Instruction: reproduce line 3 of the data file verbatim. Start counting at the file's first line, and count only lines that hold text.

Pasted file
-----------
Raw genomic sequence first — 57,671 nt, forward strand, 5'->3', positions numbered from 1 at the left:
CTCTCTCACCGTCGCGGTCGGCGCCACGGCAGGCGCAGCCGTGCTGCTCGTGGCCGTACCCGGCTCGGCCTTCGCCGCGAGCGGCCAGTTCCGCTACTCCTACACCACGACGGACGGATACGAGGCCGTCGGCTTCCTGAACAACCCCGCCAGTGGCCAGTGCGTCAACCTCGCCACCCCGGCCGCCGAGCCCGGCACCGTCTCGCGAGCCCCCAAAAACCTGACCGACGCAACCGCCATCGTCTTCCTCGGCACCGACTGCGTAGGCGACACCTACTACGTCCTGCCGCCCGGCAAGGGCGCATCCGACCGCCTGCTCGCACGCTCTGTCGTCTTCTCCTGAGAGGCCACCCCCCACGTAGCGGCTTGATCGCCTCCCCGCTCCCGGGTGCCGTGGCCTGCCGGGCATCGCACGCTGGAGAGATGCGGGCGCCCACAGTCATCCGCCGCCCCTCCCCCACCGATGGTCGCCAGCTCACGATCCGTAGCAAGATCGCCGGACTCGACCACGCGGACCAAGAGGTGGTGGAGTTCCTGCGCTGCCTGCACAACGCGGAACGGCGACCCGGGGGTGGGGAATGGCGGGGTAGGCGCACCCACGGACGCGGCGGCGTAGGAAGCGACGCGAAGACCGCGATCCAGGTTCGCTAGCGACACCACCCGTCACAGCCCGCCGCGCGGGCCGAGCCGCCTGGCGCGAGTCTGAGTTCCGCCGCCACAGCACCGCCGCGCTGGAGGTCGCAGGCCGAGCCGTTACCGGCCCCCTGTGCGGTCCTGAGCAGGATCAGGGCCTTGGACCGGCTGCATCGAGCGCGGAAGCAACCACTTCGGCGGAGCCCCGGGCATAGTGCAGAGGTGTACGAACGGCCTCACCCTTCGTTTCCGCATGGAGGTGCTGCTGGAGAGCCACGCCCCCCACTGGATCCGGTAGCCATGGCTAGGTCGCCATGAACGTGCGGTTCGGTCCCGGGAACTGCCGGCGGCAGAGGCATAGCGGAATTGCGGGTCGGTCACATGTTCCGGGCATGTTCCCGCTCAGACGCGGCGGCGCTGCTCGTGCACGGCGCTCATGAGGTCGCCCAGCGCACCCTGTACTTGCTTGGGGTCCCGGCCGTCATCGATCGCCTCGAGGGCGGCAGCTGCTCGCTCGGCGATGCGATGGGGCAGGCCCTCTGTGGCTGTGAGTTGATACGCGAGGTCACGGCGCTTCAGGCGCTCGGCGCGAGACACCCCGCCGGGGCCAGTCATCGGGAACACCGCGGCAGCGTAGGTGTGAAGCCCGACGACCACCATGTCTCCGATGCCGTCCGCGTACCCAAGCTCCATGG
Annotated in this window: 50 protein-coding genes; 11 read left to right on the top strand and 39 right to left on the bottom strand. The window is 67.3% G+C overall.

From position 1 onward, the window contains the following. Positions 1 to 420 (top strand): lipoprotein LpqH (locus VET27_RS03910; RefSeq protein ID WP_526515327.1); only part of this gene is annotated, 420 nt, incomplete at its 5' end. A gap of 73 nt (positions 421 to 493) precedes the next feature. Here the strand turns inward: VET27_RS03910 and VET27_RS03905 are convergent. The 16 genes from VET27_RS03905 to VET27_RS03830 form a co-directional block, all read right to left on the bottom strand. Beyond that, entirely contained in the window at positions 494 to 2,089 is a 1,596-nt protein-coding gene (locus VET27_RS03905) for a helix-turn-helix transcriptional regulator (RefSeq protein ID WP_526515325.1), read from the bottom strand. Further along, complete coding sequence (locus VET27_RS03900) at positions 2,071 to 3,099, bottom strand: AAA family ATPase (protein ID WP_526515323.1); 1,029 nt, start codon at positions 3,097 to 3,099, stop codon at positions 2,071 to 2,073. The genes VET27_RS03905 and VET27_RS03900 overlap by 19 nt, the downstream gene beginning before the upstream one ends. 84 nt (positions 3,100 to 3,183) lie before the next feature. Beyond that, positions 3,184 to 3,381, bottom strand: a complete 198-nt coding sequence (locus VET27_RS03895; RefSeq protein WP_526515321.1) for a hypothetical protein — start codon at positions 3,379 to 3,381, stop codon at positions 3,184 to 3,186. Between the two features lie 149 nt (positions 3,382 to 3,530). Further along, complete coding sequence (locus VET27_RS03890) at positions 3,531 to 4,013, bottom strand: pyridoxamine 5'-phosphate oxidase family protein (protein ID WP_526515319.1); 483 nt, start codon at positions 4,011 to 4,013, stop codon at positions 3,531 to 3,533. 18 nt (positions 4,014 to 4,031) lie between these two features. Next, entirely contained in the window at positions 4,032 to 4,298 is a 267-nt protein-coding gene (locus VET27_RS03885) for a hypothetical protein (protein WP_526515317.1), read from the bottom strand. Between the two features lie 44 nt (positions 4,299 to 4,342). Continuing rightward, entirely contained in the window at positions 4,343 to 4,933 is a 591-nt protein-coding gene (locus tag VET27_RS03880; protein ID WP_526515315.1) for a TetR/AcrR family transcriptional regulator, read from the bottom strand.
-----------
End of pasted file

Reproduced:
Annotated in this window: 50 protein-coding genes; 11 read left to right on the top strand and 39 right to left on the bottom strand. The window is 67.3% G+C overall.